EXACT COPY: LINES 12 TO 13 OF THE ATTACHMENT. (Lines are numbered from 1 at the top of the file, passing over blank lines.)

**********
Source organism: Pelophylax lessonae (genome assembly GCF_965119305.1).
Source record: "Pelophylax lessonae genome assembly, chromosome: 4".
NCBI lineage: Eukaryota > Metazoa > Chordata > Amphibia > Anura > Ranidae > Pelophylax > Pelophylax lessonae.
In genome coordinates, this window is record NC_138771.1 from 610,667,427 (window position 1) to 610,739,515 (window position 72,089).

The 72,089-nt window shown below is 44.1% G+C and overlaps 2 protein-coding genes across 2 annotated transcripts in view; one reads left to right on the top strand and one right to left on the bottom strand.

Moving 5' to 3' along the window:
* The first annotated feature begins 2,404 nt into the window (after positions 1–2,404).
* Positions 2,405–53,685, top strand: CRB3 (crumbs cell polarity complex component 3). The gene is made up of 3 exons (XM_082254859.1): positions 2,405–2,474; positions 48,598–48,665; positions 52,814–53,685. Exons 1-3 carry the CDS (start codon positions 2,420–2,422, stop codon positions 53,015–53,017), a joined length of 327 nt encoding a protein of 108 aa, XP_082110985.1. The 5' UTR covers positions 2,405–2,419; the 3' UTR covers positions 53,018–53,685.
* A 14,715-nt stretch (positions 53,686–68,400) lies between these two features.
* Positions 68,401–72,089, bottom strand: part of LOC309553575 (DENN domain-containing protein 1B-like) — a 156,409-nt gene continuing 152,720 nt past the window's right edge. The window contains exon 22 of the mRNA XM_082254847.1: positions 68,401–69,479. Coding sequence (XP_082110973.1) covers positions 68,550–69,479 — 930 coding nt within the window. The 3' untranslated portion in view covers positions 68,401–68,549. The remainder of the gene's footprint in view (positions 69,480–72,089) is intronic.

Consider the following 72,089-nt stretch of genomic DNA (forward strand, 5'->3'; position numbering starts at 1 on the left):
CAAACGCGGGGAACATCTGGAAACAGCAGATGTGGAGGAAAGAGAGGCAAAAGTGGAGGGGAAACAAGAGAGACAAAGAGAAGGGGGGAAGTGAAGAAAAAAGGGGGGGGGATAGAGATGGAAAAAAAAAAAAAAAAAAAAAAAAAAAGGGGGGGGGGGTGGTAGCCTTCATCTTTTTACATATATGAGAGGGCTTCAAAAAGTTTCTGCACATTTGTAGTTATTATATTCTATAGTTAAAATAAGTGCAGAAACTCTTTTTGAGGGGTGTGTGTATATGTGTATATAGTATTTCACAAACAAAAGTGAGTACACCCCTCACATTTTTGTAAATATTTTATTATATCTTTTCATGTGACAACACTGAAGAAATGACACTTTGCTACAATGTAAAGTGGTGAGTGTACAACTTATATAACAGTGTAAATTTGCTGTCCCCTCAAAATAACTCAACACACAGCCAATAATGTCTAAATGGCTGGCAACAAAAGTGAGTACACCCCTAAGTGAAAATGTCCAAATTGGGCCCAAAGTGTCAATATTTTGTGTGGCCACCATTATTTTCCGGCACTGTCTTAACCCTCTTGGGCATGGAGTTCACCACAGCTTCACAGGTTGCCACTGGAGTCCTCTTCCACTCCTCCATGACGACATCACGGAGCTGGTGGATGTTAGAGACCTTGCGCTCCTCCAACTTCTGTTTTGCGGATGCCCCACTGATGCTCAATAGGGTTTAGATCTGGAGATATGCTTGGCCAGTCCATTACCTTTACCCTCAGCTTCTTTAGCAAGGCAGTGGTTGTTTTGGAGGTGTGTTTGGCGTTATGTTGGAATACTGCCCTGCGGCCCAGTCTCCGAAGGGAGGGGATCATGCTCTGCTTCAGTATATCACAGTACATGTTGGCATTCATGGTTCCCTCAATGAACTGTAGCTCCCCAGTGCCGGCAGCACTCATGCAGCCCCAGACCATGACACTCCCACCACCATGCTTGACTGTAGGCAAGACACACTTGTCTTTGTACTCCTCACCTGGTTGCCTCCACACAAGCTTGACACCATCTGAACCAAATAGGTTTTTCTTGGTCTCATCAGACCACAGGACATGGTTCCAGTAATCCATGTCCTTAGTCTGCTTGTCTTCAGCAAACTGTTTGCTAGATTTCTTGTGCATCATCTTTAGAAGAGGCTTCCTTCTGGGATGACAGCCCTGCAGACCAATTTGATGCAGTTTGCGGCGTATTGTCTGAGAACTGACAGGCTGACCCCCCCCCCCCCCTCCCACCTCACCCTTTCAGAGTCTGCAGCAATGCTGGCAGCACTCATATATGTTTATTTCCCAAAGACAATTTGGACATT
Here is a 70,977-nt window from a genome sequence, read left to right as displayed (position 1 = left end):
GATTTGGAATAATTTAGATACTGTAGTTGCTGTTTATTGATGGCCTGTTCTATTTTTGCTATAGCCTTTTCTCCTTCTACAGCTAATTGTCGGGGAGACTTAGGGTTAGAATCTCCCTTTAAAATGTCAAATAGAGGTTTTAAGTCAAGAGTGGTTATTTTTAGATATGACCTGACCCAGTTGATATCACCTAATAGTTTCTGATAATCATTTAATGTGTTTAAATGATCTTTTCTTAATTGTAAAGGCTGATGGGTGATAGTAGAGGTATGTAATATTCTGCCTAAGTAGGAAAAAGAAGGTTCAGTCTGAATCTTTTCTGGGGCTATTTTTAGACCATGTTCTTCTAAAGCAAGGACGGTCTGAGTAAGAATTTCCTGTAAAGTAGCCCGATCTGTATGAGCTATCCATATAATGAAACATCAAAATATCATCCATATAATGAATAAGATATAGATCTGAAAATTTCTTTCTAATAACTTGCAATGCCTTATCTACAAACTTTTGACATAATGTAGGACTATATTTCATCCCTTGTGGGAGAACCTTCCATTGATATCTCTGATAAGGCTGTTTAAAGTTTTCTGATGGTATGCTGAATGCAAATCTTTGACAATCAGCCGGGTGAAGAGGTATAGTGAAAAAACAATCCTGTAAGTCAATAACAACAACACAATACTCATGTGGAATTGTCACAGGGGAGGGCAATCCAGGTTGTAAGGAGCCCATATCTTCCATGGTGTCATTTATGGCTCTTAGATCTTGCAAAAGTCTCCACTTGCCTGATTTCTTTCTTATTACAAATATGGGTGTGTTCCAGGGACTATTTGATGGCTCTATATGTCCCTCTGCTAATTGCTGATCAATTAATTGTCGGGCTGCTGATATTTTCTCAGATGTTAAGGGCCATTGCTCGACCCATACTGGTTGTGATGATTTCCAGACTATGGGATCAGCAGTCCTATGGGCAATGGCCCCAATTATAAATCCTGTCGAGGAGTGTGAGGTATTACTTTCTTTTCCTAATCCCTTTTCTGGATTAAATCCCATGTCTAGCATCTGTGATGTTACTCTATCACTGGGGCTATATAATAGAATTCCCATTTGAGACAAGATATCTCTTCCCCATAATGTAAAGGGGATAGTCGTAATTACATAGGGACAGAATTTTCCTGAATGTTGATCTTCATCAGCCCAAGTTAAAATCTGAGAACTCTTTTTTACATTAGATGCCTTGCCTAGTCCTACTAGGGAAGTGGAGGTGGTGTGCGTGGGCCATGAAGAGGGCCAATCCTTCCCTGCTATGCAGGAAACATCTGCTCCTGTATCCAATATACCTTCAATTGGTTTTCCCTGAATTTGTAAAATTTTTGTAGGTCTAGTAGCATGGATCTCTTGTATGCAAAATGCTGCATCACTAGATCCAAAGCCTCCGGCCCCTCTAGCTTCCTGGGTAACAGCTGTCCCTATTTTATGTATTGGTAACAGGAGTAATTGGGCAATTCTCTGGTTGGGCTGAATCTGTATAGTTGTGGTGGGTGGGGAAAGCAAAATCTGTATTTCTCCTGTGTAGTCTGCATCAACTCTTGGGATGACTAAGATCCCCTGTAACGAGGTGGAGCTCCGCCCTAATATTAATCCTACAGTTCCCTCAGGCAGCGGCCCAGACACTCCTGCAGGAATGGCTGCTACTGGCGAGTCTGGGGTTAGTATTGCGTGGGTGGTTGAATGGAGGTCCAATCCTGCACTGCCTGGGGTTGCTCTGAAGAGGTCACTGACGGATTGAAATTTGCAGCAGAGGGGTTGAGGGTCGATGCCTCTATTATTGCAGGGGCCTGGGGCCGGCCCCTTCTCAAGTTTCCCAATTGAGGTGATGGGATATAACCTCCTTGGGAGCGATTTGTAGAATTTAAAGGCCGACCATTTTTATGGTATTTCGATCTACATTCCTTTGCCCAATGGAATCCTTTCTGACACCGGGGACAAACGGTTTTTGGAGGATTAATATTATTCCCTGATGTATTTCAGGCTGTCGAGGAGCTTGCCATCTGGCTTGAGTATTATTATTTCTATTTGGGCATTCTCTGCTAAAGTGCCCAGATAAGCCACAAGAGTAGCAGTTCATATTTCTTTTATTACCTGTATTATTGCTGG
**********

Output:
CAAACGCGGGGAACATCTGGAAACAGCAGATGTGGAGGAAAGAGAGGCAAAAGTGGAGGGGAAACAAGAGAGACAAAGAGAAGGGGGGAAGTGAAGAAAAAAGGGGGGGGGATAGAGATGGAAAAAAAAAAAAAAAAAAAAAAAAAAAGGGGGGGGGGGTGGTAGCCTTCATCTTTTTACATATATGAGAGGGCTTCAAAAAGTTTCTGCACATTTGTAGTTATTATATTCTATAGTTAAAATAAGTGCAGAAACTCTTTTTGAGGGGTGTGTGTATATGTGTATATAGTATTTCACAAACAAAAGTGAGTACACCCCTCACATTTTTGTAAATATTTTATTATATCTTTTCATGTGACAACACTGAAGAAATGACACTTTGCTACAATGTAAAGTGGTGAGTGTACAACTTATATAACAGTGTAAATTTGCTGTCCCCTCAAAATAACTCAACACACAGCCAATAATGTCTAAATGGCTGGCAACAAAAGTGAGTACACCCCTAAGTGAAAATGTCCAAATTGGGCCCAAAGTGTCAATATTTTGTGTGGCCACCATTATTTTCCGGCACTGTCTTAACCCTCTTGGGCATGGAGTTCACCACAGCTTCACAGGTTGCCACTGGAGTCCTCTTCCACTCCTCCATGACGACATCACGGAGCTGGTGGATGTTAGAGACCTTGCGCTCCTCCAACTTCTGTTTTGCGGATGCCCCACTGATGCTCAATAGGGTTTAGATCTGGAGATATGCTTGGCCAGTCCATTACCTTTACCCTCAGCTTCTTTAGCAAGGCAGTGGTTGTTTTGGAGGTGTGTTTGGCGTTATGTTGGAATACTGCCCTGCGGCCCAGTCTCCGAAGGGAGGGGATCATGCTCTGCTTCAGTATATCACAGTACATGTTGGCATTCATGGTTCCCTCAATGAACTGTAGCTCCCCAGTGCCGGCAGCACTCATGCAGCCCCAGACCATGACACTCCCACCACCATGCTTGACTGTAGGCAAGACACACTTGTCTTTGTACTCCTCACCTGGTTGCCTCCACACAAGCTTGACACCATCTGAACCAAATAGGTTTTTCTTGGTCTCATCAGACCACAGGACATGGTTCCAGTAATCCATGTCCTTAGTCTGCTTGTCTTCAGCAAACTGTTTGCTAGATTTCTTGTGCATCATCTTTAGAAGAGGCTTCCTTCTGGGATGACAGCCCTGCAGACCAATTTGATGCAGTTTGCGGCGTATTGTCTGAGAACTGACAGGCTGACCCCCCCCCCCCCCTCCCACCTCACCCTTTCAGAGTCTGCAGCAATGCTGGCAGCACTCATATATGTTTATTTCCCAAAGACAATTTGGACATT
Here is a 70,977-nt window from a genome sequence, read left to right as displayed (position 1 = left end):